Saturday, May 14, 2016

Review of "Tuck Everlasting"

The new musical, Tuck Everlasting, is a pleasing production with a first-rate cast, engaging score, and whimsical story.  Based on the 1975 international best-selling children’s book, the show is one of the true family-oriented musicals currently on Broadway.  As with the book it tackles more mature and universal themes as mortality, family, and loyalty.  For the show to succeed on Broadway, however, it will have to tap into the family market.  Without that demographic, as well as those that treasure the book, Tuck Everlasting won’t last long in New York City.

What elevates the musical is the superb performance of the 11-year-old star Sarah Charles Lewis as Winnie, a girl seeking adventure from her constricting home life.  She is spunky, venturesome, and an enterprising lass that anchors the production.  While exploring the forest behind her home she discovers a young lad, part of a family of immortal beings.  They soon become friends and make a pact to stay together forever.  However, Winnie’s discovery of the clan’s history jeopardizes their lives and very existence as a traveling circus barker seeks to exploit their long held secret.  In the end, an imaginative resolution is reached, which includes a poignant and dreamy sequence that comes to terms with the fanciful plot.

The cast, as mentioned earlier, features a very poised Sarah Charles Lewis.  A fiery redhead, she is supremely confident with a self-assured stage presence and mature voice.  Andrew Keenan-Bolger as her teenage friend Jesse Tuck is impish and cocksure.  He brings friskiness to the production when it teeters towards seriousness.  Carolee Carmello brings a convincing world-weariness to her role and endows her character with familial compassion and protectiveness.  Michael Park is laid back and slightly goofy as her husband Angus.  As a devious carnival employee Terence Mann is wonderfully shifty and underhanded.  Fred Applegate and Michael Wartella as a father and son detective team add a winning comic touch whenever they enter a scene.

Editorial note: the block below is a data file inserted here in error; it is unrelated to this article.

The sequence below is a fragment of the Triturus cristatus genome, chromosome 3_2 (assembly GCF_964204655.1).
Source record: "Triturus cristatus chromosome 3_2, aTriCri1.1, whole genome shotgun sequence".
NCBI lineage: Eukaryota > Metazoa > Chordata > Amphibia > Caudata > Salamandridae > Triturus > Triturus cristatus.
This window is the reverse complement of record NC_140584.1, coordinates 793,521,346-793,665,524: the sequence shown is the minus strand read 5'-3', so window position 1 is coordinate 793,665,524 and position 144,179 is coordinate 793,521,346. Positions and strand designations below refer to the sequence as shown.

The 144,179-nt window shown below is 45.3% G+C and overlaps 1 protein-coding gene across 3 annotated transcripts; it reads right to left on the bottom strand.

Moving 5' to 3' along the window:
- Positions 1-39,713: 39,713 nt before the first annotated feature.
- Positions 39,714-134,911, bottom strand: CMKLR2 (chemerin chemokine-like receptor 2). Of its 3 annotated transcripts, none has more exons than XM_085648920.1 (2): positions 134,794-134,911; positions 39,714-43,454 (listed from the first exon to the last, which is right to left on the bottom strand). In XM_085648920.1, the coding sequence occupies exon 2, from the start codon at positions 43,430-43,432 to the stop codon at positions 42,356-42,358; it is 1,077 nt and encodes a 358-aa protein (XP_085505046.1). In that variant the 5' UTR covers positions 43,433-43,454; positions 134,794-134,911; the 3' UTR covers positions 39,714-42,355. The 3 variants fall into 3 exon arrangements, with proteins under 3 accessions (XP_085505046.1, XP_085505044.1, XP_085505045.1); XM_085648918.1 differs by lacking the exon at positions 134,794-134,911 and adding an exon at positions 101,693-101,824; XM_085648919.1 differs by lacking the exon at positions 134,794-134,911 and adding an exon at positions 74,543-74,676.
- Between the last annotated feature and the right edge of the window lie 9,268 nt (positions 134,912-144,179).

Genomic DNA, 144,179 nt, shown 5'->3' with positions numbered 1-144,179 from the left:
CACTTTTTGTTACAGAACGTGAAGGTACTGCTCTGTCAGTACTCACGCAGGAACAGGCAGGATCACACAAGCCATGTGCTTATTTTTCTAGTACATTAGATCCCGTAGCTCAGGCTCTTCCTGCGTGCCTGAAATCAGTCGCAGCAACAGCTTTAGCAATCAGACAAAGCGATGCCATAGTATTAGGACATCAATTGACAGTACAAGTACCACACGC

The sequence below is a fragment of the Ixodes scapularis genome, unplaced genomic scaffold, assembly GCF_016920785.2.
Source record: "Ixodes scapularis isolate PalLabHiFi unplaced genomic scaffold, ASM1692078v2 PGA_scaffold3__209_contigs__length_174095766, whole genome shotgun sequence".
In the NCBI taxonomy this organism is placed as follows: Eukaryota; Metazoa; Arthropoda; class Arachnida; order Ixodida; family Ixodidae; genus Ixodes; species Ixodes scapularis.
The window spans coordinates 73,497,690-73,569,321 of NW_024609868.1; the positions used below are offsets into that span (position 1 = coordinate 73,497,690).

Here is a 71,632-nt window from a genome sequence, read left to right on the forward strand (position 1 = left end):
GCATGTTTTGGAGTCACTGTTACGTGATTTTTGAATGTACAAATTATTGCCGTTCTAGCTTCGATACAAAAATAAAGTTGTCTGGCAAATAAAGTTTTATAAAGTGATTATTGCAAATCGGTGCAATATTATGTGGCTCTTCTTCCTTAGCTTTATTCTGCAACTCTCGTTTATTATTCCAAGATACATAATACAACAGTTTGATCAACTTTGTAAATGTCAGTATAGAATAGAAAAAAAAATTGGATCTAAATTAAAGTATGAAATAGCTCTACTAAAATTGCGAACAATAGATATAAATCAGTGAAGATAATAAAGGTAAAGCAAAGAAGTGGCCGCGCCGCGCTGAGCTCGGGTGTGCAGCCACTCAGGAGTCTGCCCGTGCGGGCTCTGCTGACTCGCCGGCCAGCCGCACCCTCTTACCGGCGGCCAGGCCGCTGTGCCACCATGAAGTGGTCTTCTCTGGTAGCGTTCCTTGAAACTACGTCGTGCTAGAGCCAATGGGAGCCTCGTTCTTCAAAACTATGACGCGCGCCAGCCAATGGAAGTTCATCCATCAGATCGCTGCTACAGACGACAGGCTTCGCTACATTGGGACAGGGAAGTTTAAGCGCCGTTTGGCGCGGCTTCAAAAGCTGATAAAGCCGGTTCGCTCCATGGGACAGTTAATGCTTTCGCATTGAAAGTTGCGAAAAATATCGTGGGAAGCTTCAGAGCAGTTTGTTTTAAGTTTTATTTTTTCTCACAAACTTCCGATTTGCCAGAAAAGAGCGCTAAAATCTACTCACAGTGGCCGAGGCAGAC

Book writers Claudia Shear and Tim Federle maintain a brisk pacing as the action shifts between the two main set pieces of the forest and the ramshackle Tuck household.  Their focus on the two central characters of Winnie and Jesse keeps the whole production at a spirited and mischievous level.  There is a degree of sophistication to the tale with an overall tinge of youthful innocence.  While appealing to tweens and teens adults will also find the show entertaining and charming,

The score by Chris Miller and Nathan Tysen splendidly mirrors the exuberance and somewhat edgy nature of the show.  There are soaring ballads and good-natured production numbers, which convey a mirthful vivaciousness. 

Director Casey Nicholaw, a busy director/choreographer with four musicals now playing on Broadway, gives the show a playfulness, albeit one with a consequential edge.  The youthful vigor of the book, along with its serious overtones, is agreeably brought forth throughout the production. Rousing, energetic dance numbers are mixed in with stylish pieces by the forest denizens and the show’s ensemble.  The beautifully rendered finale is one of the most graceful and wonderful scenes on a Broadway musical stage.

The set design by Walt Spangler, with an oversized, graceful tree as its centerpiece, parallels the beguiling tale.

Tuck Everlasting, one of the more refreshing musicals to open this Broadway season.

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